Good and transparent accounting is the bedrock of any successful business. Keeping your books straight is a major priority whether you like it, or not. Somebody’s got to do it!
But an important question you need to answer is: which is best: single-entry or double-entry bookkeeping? It’s a crucial decision but one which needs to be made on the basis of your needs.
Let’s examine the two types of bookkeeping and find out which works best for your business.
Single-entry bookkeeping is a good approach for small businesses. Ideal for enterprises with limited complexity, each transaction is recorded as a single item, tracking considerations like cash, taxable income and expenses which can be deducted at tax time.
Maintaining two columns – one for expenses and one for income – records the transaction as a single item, distinguished by inflow and outflow.
As we said at the beginning, single-entry books work best for small, uncomplicated businesses with limited transactions and thus, complexity. Unfortunately, it doesn’t allow you to track assets and liabilities and to develop a balance sheet.
This is the type of bookkeeping most businesses use, whether small or large. With this style of keeping the books, each transaction is recorded as both credit and debit, creating 2 accounts for each item.
For example, when paying a bill, your cash account goes down according to the amount owed (debit). The second entry then notes that the amount owed has been paid, recording it as a credit.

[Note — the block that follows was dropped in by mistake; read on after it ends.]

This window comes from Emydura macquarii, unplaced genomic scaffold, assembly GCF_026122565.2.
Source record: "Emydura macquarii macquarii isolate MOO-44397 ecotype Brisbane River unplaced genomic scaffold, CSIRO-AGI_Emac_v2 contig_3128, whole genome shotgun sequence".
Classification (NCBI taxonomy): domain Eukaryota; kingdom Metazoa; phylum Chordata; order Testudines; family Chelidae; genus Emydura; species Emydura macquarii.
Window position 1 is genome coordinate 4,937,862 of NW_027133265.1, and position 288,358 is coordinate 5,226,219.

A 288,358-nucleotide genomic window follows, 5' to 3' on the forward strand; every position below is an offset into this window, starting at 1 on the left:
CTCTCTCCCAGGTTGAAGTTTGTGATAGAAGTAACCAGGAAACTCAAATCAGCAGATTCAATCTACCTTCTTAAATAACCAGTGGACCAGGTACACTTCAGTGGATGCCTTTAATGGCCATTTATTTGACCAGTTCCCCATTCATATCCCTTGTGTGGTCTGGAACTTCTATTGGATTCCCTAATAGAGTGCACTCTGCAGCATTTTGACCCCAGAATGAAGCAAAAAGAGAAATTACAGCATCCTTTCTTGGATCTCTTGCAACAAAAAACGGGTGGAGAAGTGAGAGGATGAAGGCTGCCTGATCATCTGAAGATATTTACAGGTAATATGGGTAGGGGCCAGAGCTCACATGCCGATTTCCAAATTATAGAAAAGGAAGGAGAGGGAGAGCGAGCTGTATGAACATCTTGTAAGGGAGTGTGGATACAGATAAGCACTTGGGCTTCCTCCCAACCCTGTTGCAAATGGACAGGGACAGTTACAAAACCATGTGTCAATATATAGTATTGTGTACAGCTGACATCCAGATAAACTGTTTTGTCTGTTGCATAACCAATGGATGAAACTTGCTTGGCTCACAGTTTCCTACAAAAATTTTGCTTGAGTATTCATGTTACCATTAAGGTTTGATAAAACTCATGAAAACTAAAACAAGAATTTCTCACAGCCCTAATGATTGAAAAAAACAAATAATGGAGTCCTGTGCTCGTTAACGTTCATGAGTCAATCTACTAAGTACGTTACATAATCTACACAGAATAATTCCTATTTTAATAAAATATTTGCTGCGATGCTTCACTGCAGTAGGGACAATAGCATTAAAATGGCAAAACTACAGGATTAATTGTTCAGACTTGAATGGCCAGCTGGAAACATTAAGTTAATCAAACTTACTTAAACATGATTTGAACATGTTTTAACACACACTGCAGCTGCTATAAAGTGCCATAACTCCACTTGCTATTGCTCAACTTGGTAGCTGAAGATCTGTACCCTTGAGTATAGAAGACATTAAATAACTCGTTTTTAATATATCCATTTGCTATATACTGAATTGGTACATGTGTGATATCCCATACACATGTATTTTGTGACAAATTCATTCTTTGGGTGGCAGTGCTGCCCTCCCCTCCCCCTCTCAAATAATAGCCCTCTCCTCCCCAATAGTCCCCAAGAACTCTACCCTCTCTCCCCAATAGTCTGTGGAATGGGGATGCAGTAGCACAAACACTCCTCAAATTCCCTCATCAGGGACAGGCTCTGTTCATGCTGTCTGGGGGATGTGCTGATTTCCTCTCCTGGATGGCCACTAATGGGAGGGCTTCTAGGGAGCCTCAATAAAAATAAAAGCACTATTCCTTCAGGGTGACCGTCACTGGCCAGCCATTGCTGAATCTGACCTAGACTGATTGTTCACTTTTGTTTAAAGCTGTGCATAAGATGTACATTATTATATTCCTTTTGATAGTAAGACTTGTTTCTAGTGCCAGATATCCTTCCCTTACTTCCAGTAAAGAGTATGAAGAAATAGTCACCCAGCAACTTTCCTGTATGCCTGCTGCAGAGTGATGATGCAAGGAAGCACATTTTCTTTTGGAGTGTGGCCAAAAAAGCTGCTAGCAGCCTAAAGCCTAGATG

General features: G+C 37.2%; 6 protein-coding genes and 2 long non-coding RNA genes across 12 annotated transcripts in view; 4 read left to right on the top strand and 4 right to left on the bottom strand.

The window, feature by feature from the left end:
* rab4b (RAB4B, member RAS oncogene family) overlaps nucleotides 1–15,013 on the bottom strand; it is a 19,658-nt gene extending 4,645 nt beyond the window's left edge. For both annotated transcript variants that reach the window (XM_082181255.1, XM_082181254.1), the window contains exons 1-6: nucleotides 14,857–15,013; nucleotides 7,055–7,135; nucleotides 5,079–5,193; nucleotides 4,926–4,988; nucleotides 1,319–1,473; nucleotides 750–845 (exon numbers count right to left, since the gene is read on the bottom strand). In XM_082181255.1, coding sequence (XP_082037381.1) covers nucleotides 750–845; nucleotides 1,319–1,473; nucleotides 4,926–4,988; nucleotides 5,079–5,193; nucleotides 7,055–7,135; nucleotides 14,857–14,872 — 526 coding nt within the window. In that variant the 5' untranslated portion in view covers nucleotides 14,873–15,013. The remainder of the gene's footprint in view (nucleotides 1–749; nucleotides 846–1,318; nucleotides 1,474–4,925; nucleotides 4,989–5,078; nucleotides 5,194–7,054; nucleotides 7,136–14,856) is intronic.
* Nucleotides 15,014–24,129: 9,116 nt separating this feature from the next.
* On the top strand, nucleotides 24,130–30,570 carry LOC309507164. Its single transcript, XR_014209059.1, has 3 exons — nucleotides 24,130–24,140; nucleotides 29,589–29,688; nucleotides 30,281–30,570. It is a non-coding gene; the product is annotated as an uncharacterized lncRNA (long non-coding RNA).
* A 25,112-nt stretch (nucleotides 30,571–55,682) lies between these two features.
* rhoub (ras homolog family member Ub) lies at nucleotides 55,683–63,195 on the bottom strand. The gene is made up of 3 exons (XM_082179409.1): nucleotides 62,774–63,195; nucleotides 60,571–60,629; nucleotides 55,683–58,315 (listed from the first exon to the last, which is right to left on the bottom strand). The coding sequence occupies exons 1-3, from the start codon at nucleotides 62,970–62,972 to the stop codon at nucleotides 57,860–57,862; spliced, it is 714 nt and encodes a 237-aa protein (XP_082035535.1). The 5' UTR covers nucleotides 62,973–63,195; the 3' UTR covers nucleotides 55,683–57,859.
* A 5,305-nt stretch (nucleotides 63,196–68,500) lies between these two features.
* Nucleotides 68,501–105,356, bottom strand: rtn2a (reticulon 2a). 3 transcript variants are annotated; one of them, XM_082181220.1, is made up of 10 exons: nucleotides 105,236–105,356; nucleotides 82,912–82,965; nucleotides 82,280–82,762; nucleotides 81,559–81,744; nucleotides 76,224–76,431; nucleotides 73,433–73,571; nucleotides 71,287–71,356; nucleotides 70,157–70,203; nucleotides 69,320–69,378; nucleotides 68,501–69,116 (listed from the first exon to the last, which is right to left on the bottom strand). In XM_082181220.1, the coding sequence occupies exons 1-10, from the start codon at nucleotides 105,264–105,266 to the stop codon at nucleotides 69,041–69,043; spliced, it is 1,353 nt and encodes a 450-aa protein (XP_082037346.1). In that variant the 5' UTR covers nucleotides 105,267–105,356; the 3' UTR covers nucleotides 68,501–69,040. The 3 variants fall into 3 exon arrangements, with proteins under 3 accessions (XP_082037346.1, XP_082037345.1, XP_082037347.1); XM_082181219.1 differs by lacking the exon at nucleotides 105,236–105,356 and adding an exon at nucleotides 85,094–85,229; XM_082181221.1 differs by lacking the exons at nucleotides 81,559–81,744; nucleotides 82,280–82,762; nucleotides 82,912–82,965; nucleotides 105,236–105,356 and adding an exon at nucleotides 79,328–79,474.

Double-entry allows tracking of liabilities and assets, as well as allowing you to keep tabs on profits and losses. This sets the scene for producing accurate financial statements, which can be prepared directly from your bookkeeping efforts, making it easier to detect errors.
If you have investors, then double-entry bookkeeping offers greater accountability and transparency. That’s why most accounting software is rooted in the double-entry system (QuickBooks and Quicken, for example).
Still confused? That’s OK! Following is a cheat sheet that breaks down the most significant aspects of double-entry accounting.
These increase assets, decreasing liabilities or equity
Increase expense account
Revenue is decreased
Always record these on the left
Increase liabilities or equity, decreasing assets
Reduce expense account
Revenue is increased
Always record these on the right
Which Is Right for Your Business?
If your business is small, simple and has no inventory, you may be just fine with single-entry bookkeeping. But most businesses will find that the double-entry method offers more insight and control for the little bit of extra effort it takes to maintain.
You get a 360-degree view of your business with double-entry that the single-entry method can’t offer. Being able to produce financial statements from your books is the most obvious advantage here. But you’ll also be able to see how profitable you are and where you may be underperforming or spending money on items which aren’t serving the health of your business.